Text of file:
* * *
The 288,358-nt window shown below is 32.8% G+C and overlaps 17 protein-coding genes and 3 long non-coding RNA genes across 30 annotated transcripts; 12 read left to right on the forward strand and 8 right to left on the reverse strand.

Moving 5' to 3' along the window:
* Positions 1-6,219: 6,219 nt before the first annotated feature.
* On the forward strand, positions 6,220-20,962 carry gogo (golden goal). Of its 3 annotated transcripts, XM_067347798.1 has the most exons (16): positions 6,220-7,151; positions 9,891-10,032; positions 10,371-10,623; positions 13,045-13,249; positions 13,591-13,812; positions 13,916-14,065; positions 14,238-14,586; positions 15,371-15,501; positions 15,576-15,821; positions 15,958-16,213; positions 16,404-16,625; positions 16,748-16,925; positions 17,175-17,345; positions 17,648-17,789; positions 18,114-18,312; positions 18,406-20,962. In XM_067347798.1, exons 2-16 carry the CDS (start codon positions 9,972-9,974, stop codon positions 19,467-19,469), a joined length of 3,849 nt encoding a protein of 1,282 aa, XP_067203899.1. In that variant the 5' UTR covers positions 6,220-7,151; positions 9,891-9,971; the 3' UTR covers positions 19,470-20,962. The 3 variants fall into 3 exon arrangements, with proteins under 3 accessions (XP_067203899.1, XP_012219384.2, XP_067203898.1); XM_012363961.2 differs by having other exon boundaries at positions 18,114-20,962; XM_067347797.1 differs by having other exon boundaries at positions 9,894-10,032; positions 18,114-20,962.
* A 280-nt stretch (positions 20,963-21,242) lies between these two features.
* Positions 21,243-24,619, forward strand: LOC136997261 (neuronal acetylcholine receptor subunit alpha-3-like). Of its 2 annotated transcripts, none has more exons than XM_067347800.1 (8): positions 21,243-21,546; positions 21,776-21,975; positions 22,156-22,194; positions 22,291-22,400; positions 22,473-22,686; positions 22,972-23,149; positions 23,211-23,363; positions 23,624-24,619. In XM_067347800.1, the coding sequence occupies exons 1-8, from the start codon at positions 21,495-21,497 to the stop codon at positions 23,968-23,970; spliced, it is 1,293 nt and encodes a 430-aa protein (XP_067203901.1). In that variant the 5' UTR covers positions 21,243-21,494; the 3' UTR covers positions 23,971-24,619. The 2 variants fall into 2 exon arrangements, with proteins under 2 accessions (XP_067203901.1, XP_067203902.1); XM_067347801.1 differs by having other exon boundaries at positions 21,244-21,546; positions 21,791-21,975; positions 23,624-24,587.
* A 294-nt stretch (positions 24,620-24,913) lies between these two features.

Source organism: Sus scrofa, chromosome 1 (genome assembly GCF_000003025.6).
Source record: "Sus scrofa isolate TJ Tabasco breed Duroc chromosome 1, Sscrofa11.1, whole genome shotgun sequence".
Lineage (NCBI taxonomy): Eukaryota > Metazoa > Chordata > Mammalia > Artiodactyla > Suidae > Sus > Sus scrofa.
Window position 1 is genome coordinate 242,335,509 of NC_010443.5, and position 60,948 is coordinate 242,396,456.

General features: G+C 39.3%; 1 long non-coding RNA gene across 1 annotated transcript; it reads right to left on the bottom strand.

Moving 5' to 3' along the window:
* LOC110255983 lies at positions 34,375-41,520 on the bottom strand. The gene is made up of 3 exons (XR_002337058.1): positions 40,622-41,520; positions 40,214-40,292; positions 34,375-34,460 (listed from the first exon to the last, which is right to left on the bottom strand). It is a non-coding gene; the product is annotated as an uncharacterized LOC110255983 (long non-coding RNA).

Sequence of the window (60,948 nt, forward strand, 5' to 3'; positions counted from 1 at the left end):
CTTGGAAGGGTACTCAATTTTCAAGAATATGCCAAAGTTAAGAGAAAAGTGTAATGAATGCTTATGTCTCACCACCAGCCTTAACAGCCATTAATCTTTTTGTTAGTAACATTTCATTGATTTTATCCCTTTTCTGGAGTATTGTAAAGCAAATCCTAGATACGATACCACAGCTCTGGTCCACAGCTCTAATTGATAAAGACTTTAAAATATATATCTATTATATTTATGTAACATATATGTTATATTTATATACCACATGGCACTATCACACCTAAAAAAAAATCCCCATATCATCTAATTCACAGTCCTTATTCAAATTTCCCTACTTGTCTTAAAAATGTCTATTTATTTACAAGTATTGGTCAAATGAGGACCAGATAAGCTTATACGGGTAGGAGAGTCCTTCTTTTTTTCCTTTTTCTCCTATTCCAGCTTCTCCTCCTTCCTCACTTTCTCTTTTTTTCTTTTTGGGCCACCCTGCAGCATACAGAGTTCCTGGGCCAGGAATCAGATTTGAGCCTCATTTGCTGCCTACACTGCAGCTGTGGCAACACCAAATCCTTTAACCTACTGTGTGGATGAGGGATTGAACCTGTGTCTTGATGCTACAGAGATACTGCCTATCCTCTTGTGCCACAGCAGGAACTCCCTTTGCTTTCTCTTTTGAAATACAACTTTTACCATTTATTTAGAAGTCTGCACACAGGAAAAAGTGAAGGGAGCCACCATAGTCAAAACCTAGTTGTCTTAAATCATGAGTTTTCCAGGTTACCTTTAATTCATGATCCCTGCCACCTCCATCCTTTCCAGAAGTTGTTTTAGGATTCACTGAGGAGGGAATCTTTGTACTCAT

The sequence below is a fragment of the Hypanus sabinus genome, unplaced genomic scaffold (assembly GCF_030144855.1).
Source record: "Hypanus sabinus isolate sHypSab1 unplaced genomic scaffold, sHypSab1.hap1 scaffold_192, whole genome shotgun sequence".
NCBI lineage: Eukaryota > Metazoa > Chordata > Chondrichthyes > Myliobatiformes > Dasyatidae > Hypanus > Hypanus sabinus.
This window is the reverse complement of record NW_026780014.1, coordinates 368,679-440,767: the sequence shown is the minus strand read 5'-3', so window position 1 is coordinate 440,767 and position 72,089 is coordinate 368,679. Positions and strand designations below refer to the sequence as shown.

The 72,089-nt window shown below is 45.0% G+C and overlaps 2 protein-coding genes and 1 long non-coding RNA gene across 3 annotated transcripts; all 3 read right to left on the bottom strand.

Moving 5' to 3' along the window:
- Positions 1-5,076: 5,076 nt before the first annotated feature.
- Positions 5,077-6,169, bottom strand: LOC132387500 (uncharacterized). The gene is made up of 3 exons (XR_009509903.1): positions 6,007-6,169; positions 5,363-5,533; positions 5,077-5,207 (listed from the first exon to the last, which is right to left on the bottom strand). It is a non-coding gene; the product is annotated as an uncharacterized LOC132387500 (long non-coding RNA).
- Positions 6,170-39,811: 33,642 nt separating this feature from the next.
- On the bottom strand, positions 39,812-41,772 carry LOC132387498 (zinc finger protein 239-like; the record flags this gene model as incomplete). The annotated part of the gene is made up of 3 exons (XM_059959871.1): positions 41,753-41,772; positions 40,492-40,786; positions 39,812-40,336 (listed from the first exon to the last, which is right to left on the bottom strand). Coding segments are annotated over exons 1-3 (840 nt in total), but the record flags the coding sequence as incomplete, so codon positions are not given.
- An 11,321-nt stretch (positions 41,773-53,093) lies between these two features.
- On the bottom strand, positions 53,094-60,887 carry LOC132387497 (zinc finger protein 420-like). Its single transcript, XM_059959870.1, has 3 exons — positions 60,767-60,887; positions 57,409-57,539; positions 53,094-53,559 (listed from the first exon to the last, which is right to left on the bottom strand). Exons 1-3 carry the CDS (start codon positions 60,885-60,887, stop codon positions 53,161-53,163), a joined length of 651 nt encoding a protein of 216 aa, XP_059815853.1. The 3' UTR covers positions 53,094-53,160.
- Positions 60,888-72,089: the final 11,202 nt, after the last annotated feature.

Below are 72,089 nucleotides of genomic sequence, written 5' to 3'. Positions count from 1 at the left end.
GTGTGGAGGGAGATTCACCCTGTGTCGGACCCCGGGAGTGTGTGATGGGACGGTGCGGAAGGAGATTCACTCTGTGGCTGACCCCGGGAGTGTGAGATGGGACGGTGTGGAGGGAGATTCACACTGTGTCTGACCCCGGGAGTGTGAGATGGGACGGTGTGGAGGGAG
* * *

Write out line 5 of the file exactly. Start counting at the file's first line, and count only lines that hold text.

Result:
* A 280-nt stretch (positions 20,963-21,242) lies between these two features.